When C. Austin Miles wrote “In the Garden,”11
a 1912 gospel hymn that speaks of quiet joy and equally silent pain, he was in a basement, no garden in sight, entranced by a vision of the meeting of Jesus and Mary. “I seemed to be standing at the entrance of a garden,” he said, “looking down a gently winding path.”22
See https://reformedreader.wordpress.com/2009/06/12/dont-come-to-the-garden-alone/.

When I met the singer and artist Lonnie Holley in 2013, in a garden, he told me, “The sun will reach down with its rays—‘I come to the garden alone while the dew is still on the roses,’” quoting the song’s opening. “Maybe Father Sun is the ‘I’—his many rays touching, precipitating, rising up the dew.” In the hymn, God walks with the solitary narrator, sings sweetly in her ear, “And the joy we share as we tarry there / None other has ever known.” She’d “Stay in the garden with Him / Though the night around me be falling / But he bids me go—through the voice of woe.” She’s alone—but not really—anywhere. The garden is merely a suggestion.

Ebony G. Patterson’s garden in “…while the dew is still on the roses…” is nocturnal, and the song it sings is woeful, watery, and celebratory. Patterson’s glittered tapestries, clusters of fake flowers, and plastic butterflies palpitate and shimmer. Everything looks purple. Everything feels purple—regal, or liminal, blues and reds harmonized.

In an opening night talk, Patterson mentioned bling, its visibility and shine. The tender act of adorning a body. In a show comprised mostly of new work, her 2010 photograph Entourage, in which a whole family is radiant, is not out of place. The installation will surely make its way into, she predicted at the talk, “selfies of people whose clothes match the setting, but I’m using beauty as a tool to seduce the viewer.”

Gardens are for renewal and bloom. They’re also spaces of internment. In a painting that sparkles like water, two bodies arch themselves toward a tinseled stretch of blue, Patterson’s homage to two young boys who drowned in a flash flood in Jamaica, where she’s from (…wata marassa-beyond the bladez…, 2014). In a tapestry whose leaves, pearls, chains, and brilliant bougainvillea seem to bloom from the wall, so do disembodied feet and a lavishly cloaked headless figure (…they stood in a time of unknowing … for those who bear/bare witness, 2018). The soles of black-glittered boots hang from the ceiling like clouds, or like the other kind of soul (starz, 2018). Flowers crawl from the wall, rootless. And then there’s the title of the show, and so much of the work, fragmented and halved. Cut short, or given space.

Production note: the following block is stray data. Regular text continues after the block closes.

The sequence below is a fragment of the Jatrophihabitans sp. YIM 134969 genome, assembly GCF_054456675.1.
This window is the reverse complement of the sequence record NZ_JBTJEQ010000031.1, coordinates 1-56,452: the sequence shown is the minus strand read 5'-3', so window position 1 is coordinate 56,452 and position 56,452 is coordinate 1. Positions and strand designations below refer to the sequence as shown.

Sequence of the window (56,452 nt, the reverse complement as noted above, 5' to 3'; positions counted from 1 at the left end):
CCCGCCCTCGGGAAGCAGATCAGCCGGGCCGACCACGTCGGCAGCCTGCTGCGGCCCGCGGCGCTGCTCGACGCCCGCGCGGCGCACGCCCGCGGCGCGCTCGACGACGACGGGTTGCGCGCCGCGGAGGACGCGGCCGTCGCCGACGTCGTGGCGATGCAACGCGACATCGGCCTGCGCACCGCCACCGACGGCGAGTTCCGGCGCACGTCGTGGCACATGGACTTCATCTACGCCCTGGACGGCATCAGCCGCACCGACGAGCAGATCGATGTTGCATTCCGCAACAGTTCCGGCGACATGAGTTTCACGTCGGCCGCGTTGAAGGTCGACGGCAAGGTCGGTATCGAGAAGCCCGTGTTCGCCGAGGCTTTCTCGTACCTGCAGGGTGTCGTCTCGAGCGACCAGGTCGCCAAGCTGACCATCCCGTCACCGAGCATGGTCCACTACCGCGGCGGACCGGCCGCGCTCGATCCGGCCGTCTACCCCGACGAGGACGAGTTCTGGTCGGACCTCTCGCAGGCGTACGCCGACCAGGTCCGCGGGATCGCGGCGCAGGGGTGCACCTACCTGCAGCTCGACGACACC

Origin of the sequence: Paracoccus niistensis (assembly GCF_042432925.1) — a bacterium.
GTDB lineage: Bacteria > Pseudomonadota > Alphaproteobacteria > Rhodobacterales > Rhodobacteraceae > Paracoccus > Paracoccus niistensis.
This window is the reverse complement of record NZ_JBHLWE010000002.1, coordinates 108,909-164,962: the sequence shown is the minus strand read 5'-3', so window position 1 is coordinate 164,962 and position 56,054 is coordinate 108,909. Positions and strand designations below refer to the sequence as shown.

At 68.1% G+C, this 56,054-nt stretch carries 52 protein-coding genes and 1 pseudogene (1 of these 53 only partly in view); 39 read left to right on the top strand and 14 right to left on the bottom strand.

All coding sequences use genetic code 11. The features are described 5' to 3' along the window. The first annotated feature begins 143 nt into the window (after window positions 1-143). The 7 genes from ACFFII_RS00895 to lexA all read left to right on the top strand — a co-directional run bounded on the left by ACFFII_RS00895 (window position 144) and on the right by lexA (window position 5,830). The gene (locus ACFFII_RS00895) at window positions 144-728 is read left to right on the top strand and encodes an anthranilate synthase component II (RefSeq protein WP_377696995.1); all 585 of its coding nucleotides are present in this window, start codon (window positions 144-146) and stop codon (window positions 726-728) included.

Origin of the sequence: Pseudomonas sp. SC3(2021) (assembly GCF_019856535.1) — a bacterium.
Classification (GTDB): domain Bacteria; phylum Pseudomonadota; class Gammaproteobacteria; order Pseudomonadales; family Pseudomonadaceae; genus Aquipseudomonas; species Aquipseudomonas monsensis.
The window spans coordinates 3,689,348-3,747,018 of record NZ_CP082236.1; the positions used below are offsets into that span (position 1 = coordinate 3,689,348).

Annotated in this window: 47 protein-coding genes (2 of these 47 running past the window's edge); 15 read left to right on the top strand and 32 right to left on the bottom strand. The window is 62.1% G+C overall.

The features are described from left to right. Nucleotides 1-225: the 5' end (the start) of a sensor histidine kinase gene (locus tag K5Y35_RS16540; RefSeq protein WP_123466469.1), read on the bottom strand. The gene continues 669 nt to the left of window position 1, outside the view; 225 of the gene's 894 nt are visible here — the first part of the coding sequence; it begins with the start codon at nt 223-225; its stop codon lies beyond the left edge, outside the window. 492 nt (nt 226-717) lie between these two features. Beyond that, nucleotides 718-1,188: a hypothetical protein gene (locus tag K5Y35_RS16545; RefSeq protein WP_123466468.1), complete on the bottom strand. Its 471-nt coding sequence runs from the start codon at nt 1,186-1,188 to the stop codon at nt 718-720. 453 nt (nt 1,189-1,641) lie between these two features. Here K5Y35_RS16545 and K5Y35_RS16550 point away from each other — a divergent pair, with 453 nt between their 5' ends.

But death might be the predecessor to rebirth; if it isn’t, it’s cause for homage. There’s no lack of joy or sentimentality in Patterson’s show. She takes great pleasure in the sticky, bright ornamentation of her objects, and in the unequivocal reverence of her figures. A set of floral mounds are raised on plinths, high enough for viewers to imagine they’re underground (…moments we cannot bury…, 2018). They’re stacked with bundles of red and yellow bouquets and, above them, white bell-shaped posies poised on thin, erect stems, growing higher, the roots that sprang through the fetor. Patterson has made every flower a simulacrum of a poisonous species.

Frosted-glass feet, a teddy bear, and a hand with a gold watch still draped on the wrist emanate from those lush, toxic masses. Patterson’s bodies don’t decay but distill. Grow a little more austere with time. Patterson honors them, and so will you. You must pass through these graves to get back to life, through an archway into what is effectively the garden’s grotto, a ceiling-high three-channel video of three black men slowly dressing themselves, tears pooling on their cheeks (…three kings weep…, 2018). Only eight minutes long, it takes time before it becomes clear the video is shown in reverse. A ring placed on the finger rotates backward; hair tied back, in truth a ponytail unraveled, seems to fly, like wings. The tears flow tremulously, like rivers. A child recites lines from the Jamaican poet Claude McKay’s 1919 poem “If We Must Die”: “If we must die, O let us nobly die / So that our precious blood may not be shed / In vain; then even the monsters we defy / Shall be constrained to honor us though dead!” It is a reference, said Patterson, to “dying on one’s own terms.” The men crown themselves with a bandana, a hat, glasses the color of the sun. Notice how awfully slowly one hand moves—how the moment the men began to cry is, here, the moment they stopped.